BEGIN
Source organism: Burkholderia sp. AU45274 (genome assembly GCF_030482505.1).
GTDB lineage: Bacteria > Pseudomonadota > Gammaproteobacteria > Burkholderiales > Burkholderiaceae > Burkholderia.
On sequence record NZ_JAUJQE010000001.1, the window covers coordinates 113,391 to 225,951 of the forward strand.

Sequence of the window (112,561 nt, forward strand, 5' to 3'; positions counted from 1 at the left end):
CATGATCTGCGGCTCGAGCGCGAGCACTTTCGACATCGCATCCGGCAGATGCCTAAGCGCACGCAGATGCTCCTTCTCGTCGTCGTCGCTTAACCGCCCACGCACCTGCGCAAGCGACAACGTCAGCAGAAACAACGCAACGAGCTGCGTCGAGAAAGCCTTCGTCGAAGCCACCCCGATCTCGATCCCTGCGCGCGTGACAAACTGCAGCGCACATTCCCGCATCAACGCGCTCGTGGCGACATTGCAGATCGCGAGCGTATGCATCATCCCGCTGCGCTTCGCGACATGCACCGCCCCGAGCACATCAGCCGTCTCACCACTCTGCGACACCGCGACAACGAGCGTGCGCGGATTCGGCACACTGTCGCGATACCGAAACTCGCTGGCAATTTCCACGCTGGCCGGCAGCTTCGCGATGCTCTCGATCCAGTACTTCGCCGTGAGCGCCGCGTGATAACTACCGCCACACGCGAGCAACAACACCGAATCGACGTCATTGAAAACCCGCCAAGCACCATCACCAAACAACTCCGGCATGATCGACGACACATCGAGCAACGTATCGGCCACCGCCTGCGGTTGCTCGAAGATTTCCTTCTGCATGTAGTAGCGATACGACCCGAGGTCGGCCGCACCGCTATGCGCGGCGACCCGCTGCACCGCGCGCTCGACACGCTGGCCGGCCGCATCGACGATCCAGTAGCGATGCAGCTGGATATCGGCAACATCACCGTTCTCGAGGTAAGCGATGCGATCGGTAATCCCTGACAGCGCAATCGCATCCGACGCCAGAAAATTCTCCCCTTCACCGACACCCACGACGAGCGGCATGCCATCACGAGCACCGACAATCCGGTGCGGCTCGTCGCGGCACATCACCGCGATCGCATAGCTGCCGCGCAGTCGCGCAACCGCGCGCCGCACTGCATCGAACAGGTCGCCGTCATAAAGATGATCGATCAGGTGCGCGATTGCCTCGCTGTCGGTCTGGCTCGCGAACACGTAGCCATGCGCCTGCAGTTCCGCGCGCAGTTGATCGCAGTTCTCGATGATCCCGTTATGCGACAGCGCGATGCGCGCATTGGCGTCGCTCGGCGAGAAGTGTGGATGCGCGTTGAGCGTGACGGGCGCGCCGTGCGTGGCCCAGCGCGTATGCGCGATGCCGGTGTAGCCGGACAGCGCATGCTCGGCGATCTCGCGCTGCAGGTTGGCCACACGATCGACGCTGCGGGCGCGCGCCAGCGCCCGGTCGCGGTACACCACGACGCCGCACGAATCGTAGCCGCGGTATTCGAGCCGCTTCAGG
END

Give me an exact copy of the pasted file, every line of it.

Source organism: Burkholderia sp. AU45274 (genome assembly GCF_030482505.1).
GTDB lineage: Bacteria > Pseudomonadota > Gammaproteobacteria > Burkholderiales > Burkholderiaceae > Burkholderia.
On sequence record NZ_JAUJQE010000001.1, the window covers coordinates 113,391 to 225,951 of the forward strand.

Sequence of the window (112,561 nt, forward strand, 5' to 3'; positions counted from 1 at the left end):
CATGATCTGCGGCTCGAGCGCGAGCACTTTCGACATCGCATCCGGCAGATGCCTAAGCGCACGCAGATGCTCCTTCTCGTCGTCGTCGCTTAACCGCCCACGCACCTGCGCAAGCGACAACGTCAGCAGAAACAACGCAACGAGCTGCGTCGAGAAAGCCTTCGTCGAAGCCACCCCGATCTCGATCCCTGCGCGCGTGACAAACTGCAGCGCACATTCCCGCATCAACGCGCTCGTGGCGACATTGCAGATCGCGAGCGTATGCATCATCCCGCTGCGCTTCGCGACATGCACCGCCCCGAGCACATCAGCCGTCTCACCACTCTGCGACACCGCGACAACGAGCGTGCGCGGATTCGGCACACTGTCGCGATACCGAAACTCGCTGGCAATTTCCACGCTGGCCGGCAGCTTCGCGATGCTCTCGATCCAGTACTTCGCCGTGAGCGCCGCGTGATAACTACCGCCACACGCGAGCAACAACACCGAATCGACGTCATTGAAAACCCGCCAAGCACCATCACCAAACAACTCCGGCATGATCGACGACACATCGAGCAACGTATCGGCCACCGCCTGCGGTTGCTCGAAGATTTCCTTCTGCATGTAGTAGCGATACGACCCGAGGTCGGCCGCACCGCTATGCGCGGCGACCCGCTGCACCGCGCGCTCGACACGCTGGCCGGCCGCATCGACGATCCAGTAGCGATGCAGCTGGATATCGGCAACATCACCGTTCTCGAGGTAAGCGATGCGATCGGTAATCCCTGACAGCGCAATCGCATCCGACGCCAGAAAATTCTCCCCTTCACCGACACCCACGACGAGCGGCATGCCATCACGAGCACCGACAATCCGGTGCGGCTCGTCGCGGCACATCACCGCGATCGCATAGCTGCCGCGCAGTCGCGCAACCGCGCGCCGCACTGCATCGAACAGGTCGCCGTCATAAAGATGATCGATCAGGTGCGCGATTGCCTCGCTGTCGGTCTGGCTCGCGAACACGTAGCCATGCGCCTGCAGTTCCGCGCGCAGTTGATCGCAGTTCTCGATGATCCCGTTATGCGACAGCGCGATGCGCGCATTGGCGTCGCTCGGCGAGAAGTGTGGATGCGCGTTGAGCGTGACGGGCGCGCCGTGCGTGGCCCAGCGCGTATGCGCGATGCCGGTGTAGCCGGACAGCGCATGCTCGGCGATCTCGCGCTGCAGGTTGGCCACACGATCGACGCTGCGGGCGCGCGCCAGCGCCCGGTCGCGGTACACCACGACGCCGCACGAATCGTAGCCGCGGTATTCGAGCCGCTTCAGG